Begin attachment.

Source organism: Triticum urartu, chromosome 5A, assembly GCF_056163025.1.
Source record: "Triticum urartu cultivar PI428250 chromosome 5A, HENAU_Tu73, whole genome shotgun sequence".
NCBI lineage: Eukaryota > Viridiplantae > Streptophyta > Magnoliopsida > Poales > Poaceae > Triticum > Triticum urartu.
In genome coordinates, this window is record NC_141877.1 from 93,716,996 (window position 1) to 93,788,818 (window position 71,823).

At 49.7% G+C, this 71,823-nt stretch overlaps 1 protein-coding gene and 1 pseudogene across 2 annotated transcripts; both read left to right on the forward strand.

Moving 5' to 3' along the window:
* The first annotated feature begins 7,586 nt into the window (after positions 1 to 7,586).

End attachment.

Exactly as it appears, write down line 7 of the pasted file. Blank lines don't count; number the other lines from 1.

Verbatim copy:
* The first annotated feature begins 7,586 nt into the window (after positions 1 to 7,586).